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Silliness has its place

June 26, 2017 GMT

I watched “The Gong Show” with a few tweens and young teen girls, not reruns of the old Gong Show, but the new remake of this show. It just happened to come on after “Boy Band.” Again, I watched that with these girls, who, for whatever the reason, found the idea of spending 2 hours watching teen-age boys sing their hopes and dreams into the girls’ hearts was a good idea.

They judged who they liked, who they didn’t, who had bad clothes, who had bad hair, and once in a while, mentioned their singing. Then, “The Gong Show” came on. The girls looked at me with an expression I can only describe as dumbfounded. “What on earth are these people doing?” was the main sentence during the first part of the show. I explained, between laughter, how the original Gong Show worked. How we cheered, how we laughed, how we knew these people, including Chuck Barris and the Unknown Comic were crazy. Of course they were, that was the point,

Once the girls got the idea down, it was an hour of absolute hilarity; not the show itself, no, that was just the same as the old show, but the shouts of “Gong them!!”. The forehead slaps at the crazy people that didn’t get gonged, the arms in the air in despair as someone they liked got the gong. No matter how bad that show was, it brought out some of the best in this crazy house of viewers.

I dislike remakes of movies, any movies, classic or not, you just shouldn’t remake them. I don’t normally like spin-offs as much as the original, and a remake of the Gong Show was not high on my list of things to watch, but we had fun. Lots of it. The girls got crazy songs stuck in their heads, and a thousand thoughts of crazy things they could do brought outbursts of laughter amidst the snacks of Lucky Charms and ice cream. I’m pretty sure they could come up with some plans that would beat out the competition on “The Gong Show,” and even if they didn’t, they would have fun planning the antics.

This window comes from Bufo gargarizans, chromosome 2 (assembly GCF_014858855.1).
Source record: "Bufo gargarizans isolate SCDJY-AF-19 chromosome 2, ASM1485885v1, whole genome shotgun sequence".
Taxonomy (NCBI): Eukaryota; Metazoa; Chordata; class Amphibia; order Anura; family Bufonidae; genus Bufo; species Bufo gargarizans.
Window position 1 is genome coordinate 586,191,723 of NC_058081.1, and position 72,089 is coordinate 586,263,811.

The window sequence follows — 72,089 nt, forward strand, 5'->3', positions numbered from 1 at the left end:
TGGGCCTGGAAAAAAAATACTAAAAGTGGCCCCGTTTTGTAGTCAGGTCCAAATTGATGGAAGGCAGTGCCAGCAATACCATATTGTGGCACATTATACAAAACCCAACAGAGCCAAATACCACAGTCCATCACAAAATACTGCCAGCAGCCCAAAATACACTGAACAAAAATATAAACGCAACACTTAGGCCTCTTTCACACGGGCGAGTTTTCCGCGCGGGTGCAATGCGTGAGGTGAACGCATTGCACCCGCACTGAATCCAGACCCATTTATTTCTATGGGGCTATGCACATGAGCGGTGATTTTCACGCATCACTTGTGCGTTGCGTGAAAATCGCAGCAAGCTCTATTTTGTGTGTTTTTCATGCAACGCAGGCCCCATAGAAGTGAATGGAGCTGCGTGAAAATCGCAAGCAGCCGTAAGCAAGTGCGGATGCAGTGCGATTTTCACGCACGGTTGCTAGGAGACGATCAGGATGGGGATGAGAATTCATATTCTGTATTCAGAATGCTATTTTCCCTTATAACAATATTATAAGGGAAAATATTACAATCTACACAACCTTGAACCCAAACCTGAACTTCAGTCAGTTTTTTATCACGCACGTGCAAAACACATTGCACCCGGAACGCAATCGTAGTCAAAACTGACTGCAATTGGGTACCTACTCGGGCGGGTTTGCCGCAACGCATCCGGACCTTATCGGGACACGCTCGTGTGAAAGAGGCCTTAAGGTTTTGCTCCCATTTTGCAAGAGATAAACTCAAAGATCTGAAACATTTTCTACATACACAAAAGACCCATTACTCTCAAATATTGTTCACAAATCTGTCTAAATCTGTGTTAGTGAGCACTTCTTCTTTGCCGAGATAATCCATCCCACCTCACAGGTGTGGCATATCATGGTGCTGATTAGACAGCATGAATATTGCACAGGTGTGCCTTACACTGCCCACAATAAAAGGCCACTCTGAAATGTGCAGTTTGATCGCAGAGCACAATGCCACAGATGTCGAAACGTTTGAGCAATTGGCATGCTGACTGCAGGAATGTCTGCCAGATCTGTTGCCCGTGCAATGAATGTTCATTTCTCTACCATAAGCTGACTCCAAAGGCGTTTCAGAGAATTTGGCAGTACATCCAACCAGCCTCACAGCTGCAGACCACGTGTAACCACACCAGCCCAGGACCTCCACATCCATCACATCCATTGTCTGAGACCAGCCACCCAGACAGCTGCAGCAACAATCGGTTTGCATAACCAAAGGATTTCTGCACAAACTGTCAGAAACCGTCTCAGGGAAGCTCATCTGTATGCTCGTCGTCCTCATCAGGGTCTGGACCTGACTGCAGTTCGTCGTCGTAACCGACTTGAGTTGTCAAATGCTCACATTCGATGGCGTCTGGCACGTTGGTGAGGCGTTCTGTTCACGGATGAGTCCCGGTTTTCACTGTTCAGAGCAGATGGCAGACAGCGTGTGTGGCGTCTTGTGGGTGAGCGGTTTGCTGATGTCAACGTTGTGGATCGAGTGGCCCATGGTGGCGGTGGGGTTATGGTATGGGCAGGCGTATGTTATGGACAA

I can’t imagine a variety show, the kind I watched, such as Carol Burnett, or Jackie Gleason, or Ed Sullivan would get much viewership these days. The jokes have been told and retold on computer memes ( I would hate to be a comic these days), and the availability of songs and videos on phones and computers would virtually make it impossible for those types of shows to spark someone’s interest. We watch them in syndication at times, but it’s not the same.

As one young teen pronounced from the living room floor during “The Gong Show,” “this is NOW!! these people are doing these things right NOW! They look like something from 50 years ago doing that crazy stuff.” Well, yes, yes they did......but, my dear child, didn’t you watch it? Didn’t you laugh yourself silly at the sheer silliness of people? That’s the idea, there were no computer graphics, no songs you love, no one you knew; and yet you laughed, you all laughed. You felt bad for the guy with the jump rope who came in second and didn’t win the $2,000.17 in prize money, and made plans to be sure to have popcorn handy for the next episode in a week.

The show probably won’t last the season, and very few probably watched it. There was no bad language, no mega-stars baring more skin than you see on the beach; it was just simply silly. We became simply silly right along with them. So it doesn’t matter that the show itself is a joke. It took me back to the days of the old Gong Show we made fun of,and watched anyway.

I don’t suggest anyone watch the show, if you’ve seen one Gong Show, well, you know what I mean. But oh, how grateful I am for that hour of laughs, the fact that I got to explain a show to teens who know-it-all ( albeit, it was the Gong Show), and the hour of laughter afterwards as they planned the craziest things they could think of. I’ll take those two hours of silly and run with it.

Kay LeRoy is the daughter of the late Dick Fleckenstein, a former longtime editor of the Fort Madison Daily Democrat, and Mary Ann Fleckenstein who now lives in Davenport. LeRoy now resides in Georgia.